New rules on consumer contracts have recently come into force in the UK, requiring retailers to meet new EU standards on the information they must give shoppers.
On 13 June 2014, the Consumer Contracts (Information, Cancellation and Additional Payments) Regulations 2013 came into force in the UK, implementing the Consumer Rights Directive (2011/83/EU).
The new rules provide further obligations and restrictions upon both traders and consumers. It is envisaged that the Regulations should provide more certainty for both parties by consolidation and simplification of the rules surrounding consumer contracts.
As a trader, it is important for you to consider whether your consumer contract falls within the scope of the Regulations and whether it is compliant. Failure to do so can have a significant effect on the enforceability of your contracts and can even, in some cases, result in an extension of the cancellation period to 12 months!
Which Contracts Do The Regulations Apply To?
The Regulations apply to consumer contracts made on or after the 13 June 2014, including contracts made on-premises (e.g. in store), off-premises (e.g. doorstep) and at a distance (e.g. online), subject to certain exceptions.
What Are The Key Changes?
Restriction of Excessive Charges:
- Express consent must be provided by the consumer for any additional payments i.e. you should not use pre-ticked boxes in online transactions.
- Traders must provide a non-premium rate telephone line for consumers to contact once the contract has concluded.
- The list of detailed information that must be provided to the consumer before they enter into the contract has been extended.
- Failure to do so can result in the cancellation period extending up to 54 weeks in favour of the consumer.
- In off-premises and distance contracts, traders will be obliged to make it very clear to the consumer that, by proceeding with the contract or transaction, they will be obliged to pay for the goods or services e.g. label the order button with “obligation to pay”.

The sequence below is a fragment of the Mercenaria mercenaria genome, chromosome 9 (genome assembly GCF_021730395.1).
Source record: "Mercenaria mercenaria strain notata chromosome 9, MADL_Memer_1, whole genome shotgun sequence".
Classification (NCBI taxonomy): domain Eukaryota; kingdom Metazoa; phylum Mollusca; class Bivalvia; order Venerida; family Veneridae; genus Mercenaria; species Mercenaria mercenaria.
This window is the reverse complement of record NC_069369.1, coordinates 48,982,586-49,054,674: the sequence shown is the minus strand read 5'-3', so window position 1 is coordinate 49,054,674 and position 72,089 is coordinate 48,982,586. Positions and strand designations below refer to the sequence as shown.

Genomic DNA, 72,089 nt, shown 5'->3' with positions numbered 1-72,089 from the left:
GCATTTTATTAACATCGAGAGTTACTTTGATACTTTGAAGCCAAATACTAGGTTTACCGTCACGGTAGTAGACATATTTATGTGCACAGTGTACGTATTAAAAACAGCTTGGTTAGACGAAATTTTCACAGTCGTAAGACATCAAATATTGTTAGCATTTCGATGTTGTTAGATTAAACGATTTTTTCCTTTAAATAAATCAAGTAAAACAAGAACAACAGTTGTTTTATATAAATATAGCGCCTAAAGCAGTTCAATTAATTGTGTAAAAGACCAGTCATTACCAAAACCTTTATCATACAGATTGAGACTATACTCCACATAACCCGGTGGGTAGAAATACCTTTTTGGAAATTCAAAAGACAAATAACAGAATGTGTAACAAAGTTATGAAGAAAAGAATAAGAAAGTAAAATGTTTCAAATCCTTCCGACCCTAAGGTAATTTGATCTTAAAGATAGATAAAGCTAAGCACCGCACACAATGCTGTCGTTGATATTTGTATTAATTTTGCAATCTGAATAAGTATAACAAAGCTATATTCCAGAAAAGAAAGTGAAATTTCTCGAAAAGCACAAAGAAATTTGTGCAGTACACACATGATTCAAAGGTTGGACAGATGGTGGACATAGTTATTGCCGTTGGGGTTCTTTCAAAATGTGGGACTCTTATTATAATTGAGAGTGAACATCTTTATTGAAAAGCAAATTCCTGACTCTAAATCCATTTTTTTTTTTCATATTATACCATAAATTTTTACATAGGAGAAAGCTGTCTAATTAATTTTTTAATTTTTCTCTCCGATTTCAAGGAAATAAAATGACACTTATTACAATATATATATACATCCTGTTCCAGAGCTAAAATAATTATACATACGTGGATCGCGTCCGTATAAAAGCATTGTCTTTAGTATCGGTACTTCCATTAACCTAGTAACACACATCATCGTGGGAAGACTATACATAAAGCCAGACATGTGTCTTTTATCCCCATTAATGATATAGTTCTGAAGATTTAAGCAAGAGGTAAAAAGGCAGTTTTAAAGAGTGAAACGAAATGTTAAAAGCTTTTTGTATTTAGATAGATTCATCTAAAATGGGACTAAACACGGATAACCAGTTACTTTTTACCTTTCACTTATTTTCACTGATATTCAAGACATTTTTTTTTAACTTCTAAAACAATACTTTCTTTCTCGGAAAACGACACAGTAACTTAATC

Digital Content Concept:
- The Regulations have now introduced the concept of digital content into UK law e.g. downloadable goods such as music and books will be covered by the Regulations.
- With this, there are new specific rules regarding the cancellation of supply contracts for digital content that is not on a tangible medium.
Cancellation and Delivery:
- The “cooling off” period has been extended to 14 calendar days from the previous 7 days for off-premises and distance contracts.
- Cancellation of an off-premises or distance contract where delivery charges were paid by the consumer will mean that the consumer can claim a refund for delivery charges they paid. However, this is limited to the cost of the least expensive common and generally acceptable kind of delivery, even if the consumer actually paid more for express delivery for example.
- There is now a requirement to provide the consumer with a model cancellation form if they have a right to cancel.
- In off-premises and distance contracts, consumers are obliged to return goods within 14 calendar days of cancelling the contract and the trader has the right to withhold the refund until receipt of the goods.
- Furthermore, if the returned goods have diminished in value, the trader can legally deduct an amount from the refund.
- Goods should be delivered without delay, i.e. within 30 days, unless the consumer agrees otherwise.
Our Corporate team is working with clients to incorporate the changes into their terms and conditions for on and off premises contracts and distance contracts. Our corporate team can be contacted on 01872 265100 or email firstname.lastname@example.org
Our IP & IT team are working with clients to develop and protect their digital mediums. Contact them on 01392 210700 or email email@example.com